Are You a Long-Distance Caregiver?
Do you have a parent or grandparent who needs care but lives far from you?
You’re not alone.
Thousands of adults are in the same situation. Many feel guilty for being so far away and unable to help more. Hopefully, you have siblings or other relatives nearby who can care for the person so you can rest easy knowing that their needs are being met.
Even if you live far away from your loved one, it’s vital that you share the load with those on the ground locally. Caregiving is hard work, time consuming, and can be emotionally and physically taxing. Everyone in the family should be prepared to contribute to the person’s care so that no one person has to do it all.
How can you help when you're on the other side of the state, the country, or the world? Communication is key. Call a meeting with everyone involved in the care of your loved one. Make a list of all the tasks that need to be done on a daily, weekly, monthly, or annual basis. Discuss who is best suited to each task based on their strengths or abilities. Make a formal agreement outlining who will do what and put it in writing, so everyone is clear on the assigned roles.
Try these five tips for caregiving from afar:
Take it step by step. Evaluate what is required and locate the resources you need.
Evaluate the financial situation. Find out what funds are available, how to access them, and whether insurance plans or community resources are available to offset some of the costs.
Assemble your team. This should include an elder care attorney, care manager, and care providers who can work together to create a plan for action that will meet your loved one’s needs now—and later.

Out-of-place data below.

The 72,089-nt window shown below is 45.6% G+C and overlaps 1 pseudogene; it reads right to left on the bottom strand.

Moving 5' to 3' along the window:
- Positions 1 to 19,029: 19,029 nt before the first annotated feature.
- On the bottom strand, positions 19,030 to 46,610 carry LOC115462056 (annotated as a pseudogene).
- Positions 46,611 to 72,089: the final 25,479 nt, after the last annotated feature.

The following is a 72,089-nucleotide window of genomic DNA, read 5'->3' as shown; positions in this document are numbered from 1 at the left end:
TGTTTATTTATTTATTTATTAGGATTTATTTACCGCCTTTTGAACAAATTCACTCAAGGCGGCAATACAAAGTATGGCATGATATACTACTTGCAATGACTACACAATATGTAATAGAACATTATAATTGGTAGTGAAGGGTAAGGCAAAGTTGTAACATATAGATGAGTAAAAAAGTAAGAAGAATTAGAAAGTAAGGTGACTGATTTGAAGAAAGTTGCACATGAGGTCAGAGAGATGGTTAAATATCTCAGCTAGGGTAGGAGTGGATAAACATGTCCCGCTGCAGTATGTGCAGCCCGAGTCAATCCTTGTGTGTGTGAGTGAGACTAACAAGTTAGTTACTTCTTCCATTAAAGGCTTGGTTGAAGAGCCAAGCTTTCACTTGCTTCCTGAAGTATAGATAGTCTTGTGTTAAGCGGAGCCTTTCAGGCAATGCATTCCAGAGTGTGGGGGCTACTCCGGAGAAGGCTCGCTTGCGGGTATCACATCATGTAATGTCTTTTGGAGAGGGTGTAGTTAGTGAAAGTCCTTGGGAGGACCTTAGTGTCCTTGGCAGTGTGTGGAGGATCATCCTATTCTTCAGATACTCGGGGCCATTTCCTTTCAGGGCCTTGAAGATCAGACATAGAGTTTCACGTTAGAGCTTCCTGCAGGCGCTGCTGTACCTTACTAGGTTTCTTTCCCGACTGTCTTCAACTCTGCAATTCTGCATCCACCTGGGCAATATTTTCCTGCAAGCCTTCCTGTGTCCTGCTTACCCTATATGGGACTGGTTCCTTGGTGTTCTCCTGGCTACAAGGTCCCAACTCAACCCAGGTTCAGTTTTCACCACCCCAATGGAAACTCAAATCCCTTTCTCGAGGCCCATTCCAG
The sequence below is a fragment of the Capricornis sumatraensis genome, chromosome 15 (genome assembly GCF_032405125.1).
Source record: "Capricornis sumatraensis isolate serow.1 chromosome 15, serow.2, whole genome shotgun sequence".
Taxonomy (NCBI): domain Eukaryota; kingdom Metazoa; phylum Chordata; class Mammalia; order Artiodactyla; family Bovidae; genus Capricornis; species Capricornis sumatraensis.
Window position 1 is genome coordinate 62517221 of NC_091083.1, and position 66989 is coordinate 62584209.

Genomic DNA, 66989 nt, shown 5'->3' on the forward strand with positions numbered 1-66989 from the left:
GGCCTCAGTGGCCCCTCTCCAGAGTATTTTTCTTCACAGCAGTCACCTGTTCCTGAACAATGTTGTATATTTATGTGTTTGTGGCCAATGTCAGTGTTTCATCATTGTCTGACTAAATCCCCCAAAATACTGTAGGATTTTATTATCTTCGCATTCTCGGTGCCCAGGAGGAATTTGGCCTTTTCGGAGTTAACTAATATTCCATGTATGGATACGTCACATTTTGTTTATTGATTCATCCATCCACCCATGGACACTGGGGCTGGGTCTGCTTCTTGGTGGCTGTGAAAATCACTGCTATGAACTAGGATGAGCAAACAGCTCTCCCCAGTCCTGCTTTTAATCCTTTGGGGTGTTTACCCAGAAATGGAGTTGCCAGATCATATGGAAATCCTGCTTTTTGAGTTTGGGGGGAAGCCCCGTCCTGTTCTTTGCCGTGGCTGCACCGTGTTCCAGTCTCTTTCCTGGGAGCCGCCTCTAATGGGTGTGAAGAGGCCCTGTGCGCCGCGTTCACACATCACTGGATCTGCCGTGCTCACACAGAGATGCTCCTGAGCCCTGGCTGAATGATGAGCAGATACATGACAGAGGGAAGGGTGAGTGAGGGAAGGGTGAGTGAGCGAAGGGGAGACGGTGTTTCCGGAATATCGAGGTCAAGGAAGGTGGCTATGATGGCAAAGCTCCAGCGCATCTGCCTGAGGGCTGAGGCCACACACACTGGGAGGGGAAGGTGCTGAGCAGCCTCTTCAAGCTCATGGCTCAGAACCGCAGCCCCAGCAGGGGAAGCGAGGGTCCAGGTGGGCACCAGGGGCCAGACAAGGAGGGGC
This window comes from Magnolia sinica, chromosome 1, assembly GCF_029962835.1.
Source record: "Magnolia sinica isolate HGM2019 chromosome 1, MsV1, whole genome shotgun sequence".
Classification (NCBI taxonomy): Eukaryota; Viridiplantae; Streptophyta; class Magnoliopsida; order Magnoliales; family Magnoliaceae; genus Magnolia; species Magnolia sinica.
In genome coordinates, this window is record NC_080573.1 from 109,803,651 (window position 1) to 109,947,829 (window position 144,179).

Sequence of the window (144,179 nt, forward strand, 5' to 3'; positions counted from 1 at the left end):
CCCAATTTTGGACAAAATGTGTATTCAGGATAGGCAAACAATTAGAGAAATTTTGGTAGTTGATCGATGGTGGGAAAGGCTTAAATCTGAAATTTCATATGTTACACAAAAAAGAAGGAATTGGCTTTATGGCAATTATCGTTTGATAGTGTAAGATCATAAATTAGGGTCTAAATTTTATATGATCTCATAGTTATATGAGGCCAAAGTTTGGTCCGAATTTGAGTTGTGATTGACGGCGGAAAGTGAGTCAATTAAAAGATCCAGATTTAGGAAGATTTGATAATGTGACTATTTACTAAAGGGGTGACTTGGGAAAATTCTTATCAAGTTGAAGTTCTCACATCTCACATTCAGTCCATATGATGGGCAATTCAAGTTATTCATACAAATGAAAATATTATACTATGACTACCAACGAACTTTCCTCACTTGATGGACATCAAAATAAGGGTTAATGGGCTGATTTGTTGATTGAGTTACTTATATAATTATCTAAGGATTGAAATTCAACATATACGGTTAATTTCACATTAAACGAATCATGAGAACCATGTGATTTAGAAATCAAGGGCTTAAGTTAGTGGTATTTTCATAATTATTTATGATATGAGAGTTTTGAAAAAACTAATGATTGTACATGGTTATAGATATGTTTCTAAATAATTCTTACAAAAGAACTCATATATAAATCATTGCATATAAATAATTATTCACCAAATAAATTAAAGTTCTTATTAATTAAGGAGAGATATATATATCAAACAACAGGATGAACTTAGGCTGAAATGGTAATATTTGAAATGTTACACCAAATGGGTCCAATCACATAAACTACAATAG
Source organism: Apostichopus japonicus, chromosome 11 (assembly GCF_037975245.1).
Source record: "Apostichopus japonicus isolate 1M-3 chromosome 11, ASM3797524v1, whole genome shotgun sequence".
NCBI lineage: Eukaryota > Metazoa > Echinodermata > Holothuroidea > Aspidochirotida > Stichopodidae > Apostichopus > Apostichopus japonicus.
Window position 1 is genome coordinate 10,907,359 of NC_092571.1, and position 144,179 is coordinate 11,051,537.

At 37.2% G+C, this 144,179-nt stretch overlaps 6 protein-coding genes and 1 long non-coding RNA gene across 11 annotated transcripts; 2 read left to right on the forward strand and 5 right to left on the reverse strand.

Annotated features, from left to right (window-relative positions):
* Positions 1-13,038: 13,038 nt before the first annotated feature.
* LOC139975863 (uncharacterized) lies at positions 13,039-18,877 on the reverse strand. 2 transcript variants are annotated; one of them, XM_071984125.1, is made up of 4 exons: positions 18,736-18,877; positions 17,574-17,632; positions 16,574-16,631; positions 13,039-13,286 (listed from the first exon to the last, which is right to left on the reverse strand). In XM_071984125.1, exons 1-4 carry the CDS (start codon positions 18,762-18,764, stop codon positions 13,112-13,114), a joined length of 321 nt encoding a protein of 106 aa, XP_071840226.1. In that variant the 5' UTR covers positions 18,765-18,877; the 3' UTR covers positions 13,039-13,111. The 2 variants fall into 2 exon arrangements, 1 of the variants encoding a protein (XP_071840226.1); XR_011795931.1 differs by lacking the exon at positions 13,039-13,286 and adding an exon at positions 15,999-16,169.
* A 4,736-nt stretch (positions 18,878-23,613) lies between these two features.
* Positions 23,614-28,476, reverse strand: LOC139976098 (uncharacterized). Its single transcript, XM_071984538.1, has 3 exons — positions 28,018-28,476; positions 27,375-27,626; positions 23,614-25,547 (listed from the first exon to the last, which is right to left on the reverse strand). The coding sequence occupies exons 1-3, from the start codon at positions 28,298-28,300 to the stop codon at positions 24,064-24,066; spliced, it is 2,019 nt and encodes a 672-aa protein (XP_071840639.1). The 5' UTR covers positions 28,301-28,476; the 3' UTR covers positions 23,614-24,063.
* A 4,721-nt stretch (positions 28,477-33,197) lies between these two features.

Take care of yourself. It’s especially important to avoid “long-distance guilt.” Find a support group and take time for yourself. Avoiding burnout is essential.
Leverage technology. Make use of Facetime, in-home cameras, online accounts, and apps that allow caregivers to communicate and share information about doctor visits, daily care routines, medication changes, and other issues. This makes it easier to “be there” even if you’re thousands of miles away.
Finally, be flexible. Don’t be surprised if your elderly loved one’s needs change. Be prepared to take on new responsibilities. If the primary caregiver seems overwhelmed and you aren’t sure how you can help, ask “What can I do?” Being able to go with the flow will help you cope through the transition periods.
Whether you live near or far, be creative and find ways to help. With today’s technology, it is easy for everyone to be involved. And, with a little forethought, the responsibilities can be easily shared. As the saying goes, many hands make light work.
If you are caring for an elderly loved one who lives far away, Kimbrough Law can help. Just give us a call.